2022 Toyota Yaris review: hybrid supermini brings high-tech specification and impressive economy

Toyota’s Fiesta rival justifies a higher starting price with “big car” technology, strong looks and a smart and efficent hybrid motor

The first generation Toyota Yaris was a bit of a revelation when it was launched in 1999.

Japan’s answer to the Ford Fiesta was a masterpiece of packaging, with heaps of smart storage, a funky centrally mounted digital instrument display, sliding rear bench and ultra modern and efficient 1.0-litre engine.

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Critics were suitably impressed and named it the European Car of the Year 2000. Jump forward to 2021 and the new fourth generation earned the same accolade for many of the same reasons.

At its heart, the Yaris’s offering hasn’t changed - it’s still a smartly packaged supermini with a modern drivetrain and the rock-solid reputation of Toyota at its back. Of course, after 22 years some things have changed. It’s a lot bigger than it once was, there’s a heap more technology on board and the VVT 1.0-litre has been replaced by a full hybrid powertrain.



Visually, it’s hard to see much connection between first and fourth gens, especially in our GR Sport test car. This is not to be confused with the Toyota GR Yaris, which is a very different beast. GR Sport is like Hyundai’s N-Line or Ford’s ST-Line - it’s a trim and styling package that dresses up regular models with some of the trappings of the true performance models. In fact, it’s a straight rival to the Fiesta ST-Line.

So the Yaris GR Sport has flashier 18-inch alloys, a mesh grille, rear spoiler and sports seats but under the skin its a regular Yaris.

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Externally the new Yaris is a real looker regardless of trim level. It has gone from a pretty bland blob to something much more purposeful and interesting. Even bog standard cars have something of the muscular rally model attitude.


The interior has more in common with previous generations, although it is all new for this fourth-gen car.


Much like the Mk1, it doesn’t have the most eye-catching interior. It’s very sensible and practical feeling but there’s a lot of black and grey plastic without much to lift it. The same could be said about the Fiesta but things like Vauxhall Corsa and Seat Ibiza have a bit more flair, and a Skoda Fabia has a more premium look and feel.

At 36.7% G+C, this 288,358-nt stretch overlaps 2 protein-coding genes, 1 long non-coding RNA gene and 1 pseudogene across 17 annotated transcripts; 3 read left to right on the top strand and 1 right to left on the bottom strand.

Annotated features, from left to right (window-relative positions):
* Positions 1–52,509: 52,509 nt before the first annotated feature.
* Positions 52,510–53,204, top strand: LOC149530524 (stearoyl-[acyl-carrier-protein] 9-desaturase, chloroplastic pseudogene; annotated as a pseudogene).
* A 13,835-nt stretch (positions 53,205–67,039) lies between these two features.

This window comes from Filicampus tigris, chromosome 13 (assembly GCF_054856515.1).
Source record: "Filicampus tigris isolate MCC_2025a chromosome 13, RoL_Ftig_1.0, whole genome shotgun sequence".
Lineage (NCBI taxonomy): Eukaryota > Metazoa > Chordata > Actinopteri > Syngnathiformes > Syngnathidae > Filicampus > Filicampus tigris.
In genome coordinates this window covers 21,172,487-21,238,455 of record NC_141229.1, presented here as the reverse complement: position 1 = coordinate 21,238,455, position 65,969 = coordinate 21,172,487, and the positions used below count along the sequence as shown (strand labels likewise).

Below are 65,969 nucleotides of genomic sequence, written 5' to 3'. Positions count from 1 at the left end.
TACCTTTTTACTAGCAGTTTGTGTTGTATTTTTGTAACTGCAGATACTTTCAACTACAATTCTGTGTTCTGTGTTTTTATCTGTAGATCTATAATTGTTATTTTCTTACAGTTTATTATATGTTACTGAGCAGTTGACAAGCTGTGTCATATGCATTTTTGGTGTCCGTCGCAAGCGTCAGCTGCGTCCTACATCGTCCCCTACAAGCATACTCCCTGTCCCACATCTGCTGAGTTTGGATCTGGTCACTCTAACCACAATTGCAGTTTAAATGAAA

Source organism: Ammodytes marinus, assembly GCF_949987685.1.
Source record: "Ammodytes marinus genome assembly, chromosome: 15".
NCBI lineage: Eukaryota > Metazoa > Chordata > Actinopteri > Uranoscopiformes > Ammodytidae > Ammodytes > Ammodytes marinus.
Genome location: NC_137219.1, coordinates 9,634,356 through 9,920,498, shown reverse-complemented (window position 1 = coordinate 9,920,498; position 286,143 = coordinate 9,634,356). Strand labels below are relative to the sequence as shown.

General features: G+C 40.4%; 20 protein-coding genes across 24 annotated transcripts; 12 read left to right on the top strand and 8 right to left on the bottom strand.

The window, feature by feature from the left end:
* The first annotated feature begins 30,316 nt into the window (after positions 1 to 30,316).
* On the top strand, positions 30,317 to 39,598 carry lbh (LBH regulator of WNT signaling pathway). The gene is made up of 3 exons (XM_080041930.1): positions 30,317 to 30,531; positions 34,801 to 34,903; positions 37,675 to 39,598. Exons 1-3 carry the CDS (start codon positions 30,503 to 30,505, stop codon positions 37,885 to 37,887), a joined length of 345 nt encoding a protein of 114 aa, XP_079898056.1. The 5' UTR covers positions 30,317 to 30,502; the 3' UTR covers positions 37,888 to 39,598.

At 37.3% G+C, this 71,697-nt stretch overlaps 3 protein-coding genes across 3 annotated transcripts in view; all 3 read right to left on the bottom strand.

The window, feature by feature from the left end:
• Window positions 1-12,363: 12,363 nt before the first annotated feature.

Touches like the small touchscreen mounted high in chunky plastic surround and the basic instrument display are a step behind the Corsa, Fabia and Ibiza in terms of design but it still feels solid and sensible in a dependable Toyota way. There are plenty of practical touches, from big storage pockets to a well-placed phone tray and what it lacks in flair it makes up for in robustness.

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It also offers decent space for the class. The Renault Clio and Skoda Fabia have more room in the back seats but it’s easily a match for the Corsa and Fiesta and feels reasonably spacious all-round. The Yaris’s boot is 286 litres, putting it at the bottom end of the segment with the Corsa and Fiesta, while the Fabia and Clio boast around 100 litres more.

Engine and driving

Keeping things simple, the Yaris comes with only one engine/gearbox option. The 1.5-litre full hybrid with an E-CVT produces 114bhp and offers up to 64mpg and is pitched directly against the Renault Clio E-Tech and Honda Jazz full hybrids.

The all-new hybrid system works well but you’d expect nothing less from one of the first brands to embrace the tech. It pulls away smoothly, quietly and with decent grunt under electric power and the transition to petrol mode is pretty smooth. The engine is a bit gravelly and noisy, especially at lower speeds but overall refinement is pretty good if you keep your inputs measured.

It feels competent and settled at higher speeds but is most at home in urban environments, where Toyota says it can operate in EV mode up to 80% of the time. That being said, the car’s new platform makes it surprisingly responsive and fun to drive. It’s not a match for the Fiesta but feels pretty light and nimble and rides better than a Fiesta ST-Line, although not as well as a Clio or Citroen C3.

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Price and spec

Prices for the Toyota Yaris start at £21,450, rising to £24,420 for our range-topping GR Sport. All models get alloy wheels, reversing camera, automatic air con, a seven-inch touchscreen with smartphone connectivity and the packed Toyota Sense suite of driver assistance tech that brings everything from adaptive cruise control to intersection turn assistance to avoid collisions at junctions. The extra money unlocks bigger wheels, sports seats, keyless entry/start, a bigger touchscreen, dual-zone climate and six-speaker sound system and puts it in contention with the more powerful Ford Fiesta ST-Line, Vauxhall Corsa GS Line and Skoda Fabia Monte Carlo.


Is it better than those? Probably not in every way, but it’s definitely worth considering against them. Other cars are cheaper, offer more space, sharper interior design and a more engaging drive but the Yaris is blessed with good looks, a smart efficient drivetrain, practical design and some of the latest in convenience and safety technology.


Toyota Yaris GR Sport

Price: £24,420 (£25,640 as tested); Engine: 1.5-litre, three-cylinder, petrol with hybrid electric motor; Power: 114bhp; Torque: N/A; Transmission: E-CVT; Top speed: 109mph; 0-62mph: 9.7 seconds; Economy: 57.6-64.2mpg; CO2 emissions: 99-112g/km

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